There is no wrong way to meditate and there are SO many different types of meditation. Mindfulness meditation is perhaps the easiest for beginners and has a powerful impact on anxiety.
Here are some of my favorite guided mindfulness meditations:
- How To Meditate: A Complete Guide For Beginners (5-min)
- Get Grounded Meditation for Anxiety: Lower 3 Chakras Meditation (15-min)
- 20 Minute Guided Meditation For Higher Self (For Beginners)
- 10-Min Meditation and Pranayama | Easy Morning Kundalini Kriya For Stress Relief
#6 Sound Healing
The healing qualities of sound have been used since ancient times to treat mental disorders, boost morale and increase productivity. More recently, research has shown that sound therapy reduces stress and promotes relaxation.
Singing bowls, tuning forks, pan flutes, harps and drums are all examples of instruments used in sound healing. Some yoga teachers incorporate sound healing into their asana classes where other practitioners offer dedicated sound healing classes.
There are also many recordings available that incorporate traditional instruments and frequency music that has been proven to reduce anxiety, blood pressure and lower the heart rate.
Some of my favorite sound healing sessions are:
Chanting slows the breath and triggers the relaxation response, helping us to slow down and transition from whatever we were doing into the present moment.
When we chant we vibrate and stimulate the pituitary gland, releasing endorphins that help us to release tension and feel content.
In fact, chanting ‘OM’ stimulates the vagus nerve in a similar way to deep breathing, making chanting an effective complementary treatment for acute anxiety.
In addition to the anatomical benefits of chanting, the words within the mantras that we choose have their own healing powers. They focus the mind and provide counter-narratives to anxiety-provoking self-talk or thoughts.
Start with a simple “I am…” mantra that resonates with you and repeat it either silently or out loud whenever you feel anxiety or stress creeping in. Some of my favorite mantra affirmations are
- “I am safe”
- “I am healthy”
- “I am calm”
- “I am ok”
- “I am exactly where I need to be”
- “I trust the process”
Reading yogic texts and uplifting books is a wonderful way to shift your mindset to move toward happiness and away from stress and anxiety.
Yogic texts such as the Yoga Sutras and Bhagavad Gita offer teachings, practices and guidelines to live a yogic lifestyle and move through life with grace.
Compilations by Jack Kornfield, Thich Nhat Hanh, Pema Chodron and Sri Swami Satchidananda (to name a few) offer thoughtful perspectives on relationships, compassion and navigating the challenges of daily living.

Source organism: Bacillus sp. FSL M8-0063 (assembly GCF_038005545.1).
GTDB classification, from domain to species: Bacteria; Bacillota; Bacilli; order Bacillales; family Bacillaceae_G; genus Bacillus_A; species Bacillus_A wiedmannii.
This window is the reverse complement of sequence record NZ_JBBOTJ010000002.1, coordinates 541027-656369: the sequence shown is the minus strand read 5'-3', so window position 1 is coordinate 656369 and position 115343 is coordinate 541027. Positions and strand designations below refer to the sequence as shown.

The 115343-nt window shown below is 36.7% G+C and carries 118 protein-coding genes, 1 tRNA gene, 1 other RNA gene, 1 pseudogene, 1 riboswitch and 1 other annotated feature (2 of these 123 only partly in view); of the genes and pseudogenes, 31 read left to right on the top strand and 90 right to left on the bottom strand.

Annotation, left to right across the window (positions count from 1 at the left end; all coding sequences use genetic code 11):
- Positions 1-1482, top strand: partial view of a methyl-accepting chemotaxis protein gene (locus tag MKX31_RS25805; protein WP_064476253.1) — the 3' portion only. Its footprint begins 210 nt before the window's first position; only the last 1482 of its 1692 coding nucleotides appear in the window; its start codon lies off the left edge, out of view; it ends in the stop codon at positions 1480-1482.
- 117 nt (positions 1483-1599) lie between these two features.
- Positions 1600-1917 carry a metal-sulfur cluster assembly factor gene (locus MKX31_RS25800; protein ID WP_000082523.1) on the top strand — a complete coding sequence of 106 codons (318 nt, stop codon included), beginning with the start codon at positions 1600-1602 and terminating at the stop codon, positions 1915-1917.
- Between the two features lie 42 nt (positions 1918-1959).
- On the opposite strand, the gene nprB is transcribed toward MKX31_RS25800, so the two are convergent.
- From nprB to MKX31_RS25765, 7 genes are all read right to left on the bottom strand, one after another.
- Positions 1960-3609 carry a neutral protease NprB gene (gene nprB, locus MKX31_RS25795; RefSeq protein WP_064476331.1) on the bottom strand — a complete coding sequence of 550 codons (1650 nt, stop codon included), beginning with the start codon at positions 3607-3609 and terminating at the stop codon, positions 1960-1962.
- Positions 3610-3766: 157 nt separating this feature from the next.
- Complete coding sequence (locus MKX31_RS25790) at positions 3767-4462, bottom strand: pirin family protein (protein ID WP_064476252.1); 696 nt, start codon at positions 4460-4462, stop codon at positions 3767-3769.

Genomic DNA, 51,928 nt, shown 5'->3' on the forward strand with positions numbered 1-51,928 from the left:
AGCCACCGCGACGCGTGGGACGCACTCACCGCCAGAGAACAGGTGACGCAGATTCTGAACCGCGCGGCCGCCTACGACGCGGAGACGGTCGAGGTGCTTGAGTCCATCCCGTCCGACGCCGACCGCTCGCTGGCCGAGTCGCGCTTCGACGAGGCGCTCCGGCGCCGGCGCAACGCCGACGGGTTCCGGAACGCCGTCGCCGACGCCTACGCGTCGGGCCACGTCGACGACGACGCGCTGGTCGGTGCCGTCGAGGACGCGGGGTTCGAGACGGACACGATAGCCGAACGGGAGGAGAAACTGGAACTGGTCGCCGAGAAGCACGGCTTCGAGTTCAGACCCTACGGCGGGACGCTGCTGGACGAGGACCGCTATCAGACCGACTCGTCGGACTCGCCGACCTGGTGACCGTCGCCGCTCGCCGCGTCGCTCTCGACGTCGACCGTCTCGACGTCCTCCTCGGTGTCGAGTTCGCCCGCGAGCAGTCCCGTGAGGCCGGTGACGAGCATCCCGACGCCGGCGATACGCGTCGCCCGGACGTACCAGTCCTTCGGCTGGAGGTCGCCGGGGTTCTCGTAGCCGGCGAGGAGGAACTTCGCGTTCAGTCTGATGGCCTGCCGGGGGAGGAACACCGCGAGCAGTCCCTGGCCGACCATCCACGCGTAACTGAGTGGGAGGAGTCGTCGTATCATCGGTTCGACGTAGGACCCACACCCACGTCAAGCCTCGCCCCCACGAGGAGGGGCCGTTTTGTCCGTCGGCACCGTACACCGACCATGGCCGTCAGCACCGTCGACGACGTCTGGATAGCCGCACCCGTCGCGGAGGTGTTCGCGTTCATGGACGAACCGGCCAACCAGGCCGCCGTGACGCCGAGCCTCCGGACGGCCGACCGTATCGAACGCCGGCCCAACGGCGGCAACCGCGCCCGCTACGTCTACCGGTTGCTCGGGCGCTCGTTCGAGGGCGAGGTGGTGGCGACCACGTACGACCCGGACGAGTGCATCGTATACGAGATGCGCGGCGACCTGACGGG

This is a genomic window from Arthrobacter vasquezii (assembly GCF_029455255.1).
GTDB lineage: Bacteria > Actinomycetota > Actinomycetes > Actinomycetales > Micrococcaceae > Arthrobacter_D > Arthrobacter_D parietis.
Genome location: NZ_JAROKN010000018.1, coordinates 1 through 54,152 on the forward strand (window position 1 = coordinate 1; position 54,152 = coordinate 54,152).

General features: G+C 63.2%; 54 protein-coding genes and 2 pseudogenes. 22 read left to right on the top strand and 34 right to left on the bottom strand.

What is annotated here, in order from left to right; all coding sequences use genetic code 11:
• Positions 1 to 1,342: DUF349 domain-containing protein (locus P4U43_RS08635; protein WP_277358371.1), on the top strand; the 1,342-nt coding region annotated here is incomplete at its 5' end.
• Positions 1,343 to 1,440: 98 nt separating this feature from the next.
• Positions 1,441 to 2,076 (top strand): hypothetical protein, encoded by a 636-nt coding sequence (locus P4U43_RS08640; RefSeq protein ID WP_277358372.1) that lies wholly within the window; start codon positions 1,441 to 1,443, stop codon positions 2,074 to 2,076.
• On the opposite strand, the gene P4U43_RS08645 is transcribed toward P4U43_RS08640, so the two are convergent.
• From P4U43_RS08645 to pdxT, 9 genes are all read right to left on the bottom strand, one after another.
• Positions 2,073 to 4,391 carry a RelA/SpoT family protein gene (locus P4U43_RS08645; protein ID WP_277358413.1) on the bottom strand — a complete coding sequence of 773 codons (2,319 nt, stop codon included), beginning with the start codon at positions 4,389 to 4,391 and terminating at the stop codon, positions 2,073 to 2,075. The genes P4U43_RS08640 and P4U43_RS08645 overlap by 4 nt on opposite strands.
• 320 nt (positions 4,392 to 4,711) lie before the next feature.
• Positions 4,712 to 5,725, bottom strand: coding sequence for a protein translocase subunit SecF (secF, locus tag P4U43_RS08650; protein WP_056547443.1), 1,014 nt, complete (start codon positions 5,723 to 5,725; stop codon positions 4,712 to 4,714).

Reading these profound thoughts and teachings helps us to realize the gift of the present moment and move away from our worries and fears.
I’ve already made a list of my favorite yoga books that you can look through to get started. I personally find Inside the Yoga Sutras by Jaganath Carrera to be like a beacon on this long, complex path of humanity.
Surrounding ourselves with positive people and uplifting communities helps us to remember that we are all united, we are all the same, we are all one.
Having the support and compassion of a community of like-minded people reduces social anxiety and encourages positivity and growth.
There are tons of yoga communities online that you can join, as well as your local yoga studio or social groups in your area. Members of my Uplifted community are extremely active and supportive, so I invite you to join us there 🙂
#10 Living Yoga Beyond the Mat
Bringing all that you cultivate and learn within these yoga practices beyond your mat and into your life is one of the most powerful ways to reduce anxiety and live a more present, purposeful, and peaceful life.
In fact, volunteering is known to significantly reduce depression and anxiety and is often a suggested practice for patients with a diagnosed anxiety disorder. I highly suggest taking your yoga practice well off the mat and volunteering with an organization that aligns with your own personal beliefs.
Some resources to help you find volunteering opportunities are:
- International Rescue Committee – The IRC helps settle refugees from all around the world. There are many IRC postings throughout the United States and a lot of different programs that you can work with, like resettling, business education, and English classes.
- Habitat for Humanity – Habitat for Humanity not only builds homes for people who need them, but it also has training and educational programs to uplift local communities where they are building.
- Council of Nonprofits – The Council of Nonprofits can help connect you with a charity organization in your area.